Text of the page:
RIO DE JANEIRO – Lightning struck for the second night in a row at the Olympic Aquatics Stadium courtesy of U.S. sprinter Michelle Konkoly (Eagleville, Pennsylvania) as she forged her second gold medal of the Rio 2016 Paralympic Games. Konkoly was one of six Americans to find their way to the medal stand Tuesday night and Team USA now has 24 total medals in the pool with 10 gold, eight silver and six bronze medals.
Konkoly pulled away from the field in the women’s S9 50-meter freestyle with a scorching time of 28.29, setting a new Paralympic record in the event having just broken it hours before in the preliminary heats. She completed the sprint freestyle sweep with the 50 freestyle victory after setting the world record in the 100 freestyle yesterday with a time of 1:00.91. Konkoly is now finished with individual events and is vying for a spot on a relay.
"The 50 (freestyle) is anybody's race so I just had to go into it and give it the best I had," Konkoly said. When asked about coming close to breaking the 28-second barrier, she noted, "I don't know what the future holds for me, but right now I'm just so happy to have gotten that gold medal."
Rudy Garcia-Tolson (Bloomington, California) stood on the podium for the first time in Rio by winning the first American medal of the night, a silver in the men’s SM7 200 individual medley at 2:33.87. Garcia-Tolson came in second to Ievgenii Bogodaiko, Ukraine, who set a world record in the event with a 2:30.72. The four-time Paralympian now has a total of five Paralympic medals including two gold, two silver and one bronze medal.
Tharon Drake (Hobbs, New Mexico) took second in the men’s SB11 100 breaststroke for Team USA’s second silver medal of the night. Drake, who is a resident athlete at the U.S. Olympic Training Center in Colorado Springs, Colorado, recorded his second silver of the Games with a time of 1:11.50. Drake won silver in the men’s SB11 400 freestyle earlier in the meet and will look to add more hardware in the 100 freestyle and the 200 individual medley.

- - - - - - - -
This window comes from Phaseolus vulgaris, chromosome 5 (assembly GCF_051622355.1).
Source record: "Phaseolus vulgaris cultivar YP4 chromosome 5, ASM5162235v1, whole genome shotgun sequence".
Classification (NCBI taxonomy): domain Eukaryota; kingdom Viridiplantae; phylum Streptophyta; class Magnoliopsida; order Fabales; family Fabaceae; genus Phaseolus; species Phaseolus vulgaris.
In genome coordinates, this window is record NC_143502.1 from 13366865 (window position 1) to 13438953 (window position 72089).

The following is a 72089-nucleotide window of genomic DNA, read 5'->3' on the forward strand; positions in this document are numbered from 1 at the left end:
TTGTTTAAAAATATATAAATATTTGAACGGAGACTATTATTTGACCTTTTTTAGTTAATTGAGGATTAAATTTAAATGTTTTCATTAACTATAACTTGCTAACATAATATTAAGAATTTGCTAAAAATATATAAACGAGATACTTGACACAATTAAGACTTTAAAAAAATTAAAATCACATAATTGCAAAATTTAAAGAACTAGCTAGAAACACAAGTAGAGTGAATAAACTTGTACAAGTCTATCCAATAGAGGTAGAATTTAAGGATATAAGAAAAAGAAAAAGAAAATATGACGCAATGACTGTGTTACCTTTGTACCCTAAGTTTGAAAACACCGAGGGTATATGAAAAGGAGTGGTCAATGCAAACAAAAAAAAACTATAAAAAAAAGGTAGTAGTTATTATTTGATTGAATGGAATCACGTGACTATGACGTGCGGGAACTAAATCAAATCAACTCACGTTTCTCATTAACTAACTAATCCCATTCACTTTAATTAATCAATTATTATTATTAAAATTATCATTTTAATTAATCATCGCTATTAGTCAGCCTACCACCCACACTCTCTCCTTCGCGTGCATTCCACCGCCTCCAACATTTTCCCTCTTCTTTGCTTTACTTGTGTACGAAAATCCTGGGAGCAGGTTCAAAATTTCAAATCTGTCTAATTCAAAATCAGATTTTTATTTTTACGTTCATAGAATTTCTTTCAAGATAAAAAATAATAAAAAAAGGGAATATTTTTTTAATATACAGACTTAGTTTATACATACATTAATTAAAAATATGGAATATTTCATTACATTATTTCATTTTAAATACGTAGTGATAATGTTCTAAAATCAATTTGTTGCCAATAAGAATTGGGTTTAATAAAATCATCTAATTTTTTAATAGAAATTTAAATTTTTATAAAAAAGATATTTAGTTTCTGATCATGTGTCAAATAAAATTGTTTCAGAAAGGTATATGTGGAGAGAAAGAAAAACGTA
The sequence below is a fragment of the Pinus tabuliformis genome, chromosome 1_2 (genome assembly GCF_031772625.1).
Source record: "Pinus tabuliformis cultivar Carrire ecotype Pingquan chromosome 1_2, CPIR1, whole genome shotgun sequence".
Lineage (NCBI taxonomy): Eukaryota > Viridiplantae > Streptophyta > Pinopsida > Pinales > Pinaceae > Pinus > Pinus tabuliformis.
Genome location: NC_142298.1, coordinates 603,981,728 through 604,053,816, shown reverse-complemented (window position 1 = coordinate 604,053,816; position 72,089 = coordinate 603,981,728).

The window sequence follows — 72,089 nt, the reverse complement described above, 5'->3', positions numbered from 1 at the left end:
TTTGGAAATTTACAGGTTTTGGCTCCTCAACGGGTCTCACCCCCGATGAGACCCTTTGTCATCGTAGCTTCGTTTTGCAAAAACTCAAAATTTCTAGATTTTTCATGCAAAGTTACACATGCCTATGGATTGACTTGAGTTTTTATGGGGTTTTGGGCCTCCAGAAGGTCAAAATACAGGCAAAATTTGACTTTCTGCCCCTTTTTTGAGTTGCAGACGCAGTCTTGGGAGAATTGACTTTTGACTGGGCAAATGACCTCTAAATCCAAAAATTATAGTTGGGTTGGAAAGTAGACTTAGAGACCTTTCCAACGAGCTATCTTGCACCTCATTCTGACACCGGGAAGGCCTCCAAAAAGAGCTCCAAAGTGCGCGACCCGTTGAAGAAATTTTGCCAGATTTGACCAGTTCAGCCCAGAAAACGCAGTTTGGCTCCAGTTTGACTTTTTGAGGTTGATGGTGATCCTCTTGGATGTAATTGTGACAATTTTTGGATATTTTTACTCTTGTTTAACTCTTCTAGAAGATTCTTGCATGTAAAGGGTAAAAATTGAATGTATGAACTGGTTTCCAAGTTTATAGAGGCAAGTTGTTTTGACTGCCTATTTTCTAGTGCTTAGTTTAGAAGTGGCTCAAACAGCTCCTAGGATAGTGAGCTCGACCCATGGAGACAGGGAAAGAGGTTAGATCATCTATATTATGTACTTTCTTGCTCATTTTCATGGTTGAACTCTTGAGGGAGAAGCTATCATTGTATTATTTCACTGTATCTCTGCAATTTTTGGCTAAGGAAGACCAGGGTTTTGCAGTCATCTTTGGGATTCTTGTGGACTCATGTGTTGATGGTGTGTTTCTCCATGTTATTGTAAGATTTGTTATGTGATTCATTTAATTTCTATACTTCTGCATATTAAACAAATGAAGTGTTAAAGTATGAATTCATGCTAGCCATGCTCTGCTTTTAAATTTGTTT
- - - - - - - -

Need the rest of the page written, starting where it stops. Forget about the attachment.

Jessica Long (Baltimore, Maryland) amassed the 21st medal of her Paralympic career with a bronze in the women’s S8 100 backstroke. Long crafted a time of 1:18.12 to add to her collection and held off Australian Lakeisha Patterson to make her way onto the medal stand. She will compete in the final two days of the competition with the 50 freestyle and 200 individual medley. Her career total now reads as 12 gold, five silver and four bronze.
Cortney Jordan (Henderson, Nevada) garnered her tenth-career Paralympic Games medal with a bronze in the women’s SM7 200 individual medley. The Nevada native touched with a time of 3:04.17 to retain the seed from her morning preliminary result. With the bronze sending her into double-digit career medals, she has one gold, six silver and three bronze medals to her name. Jordan will also compete in the 400 and 100 freestyle events in Rio.
Robert Griswold (Freehold, New Jersey) produced his first Paralympic Games medal with a bronze in the men’s S8 100 backstroke, coming in at 1:04.68. Griswold came in on the heels of Great Britain swimmer Oliver Hynd, who touched at 1:04.46 for silver. The Carson-Newman University student-athlete has the 200 individual medley still to come in Rio.
Letticia Martinez (Las Cruces, New Mexico) raced in the women’s SB11 100 breaststroke, an event that went straight to final with no preliminary in the morning session. Martinez came in at a time of 1:38.22 to take sixth place. She still has the 100 freestyle and 200 individual medley ahead of her.
United States Army Sgt. Elizabeth Marks (Prescott Valley, Arizona) raced with Long in the women’s S8 100 backstroke, manufacturing a 1:22.67 for eighth place. She will look to add to her gold medal from the S8 100 breaststroke in the 200 individual medley on the last day of competition.
Swimming competition begins on Wednesday with the preliminary session, starting at 9:30 a.m. BRT/8:30 a.m. ET. Finals start at 5:30 p.m. BRT/4:30 p.m. ET.
Visit USParalympics.org/Rio2016 for more information on Team USA at the Paralympic Games, including athlete bios, schedule and live streaming. Follow the U.S. Paralympic team on social media on Facebook, Twitter and Instagram.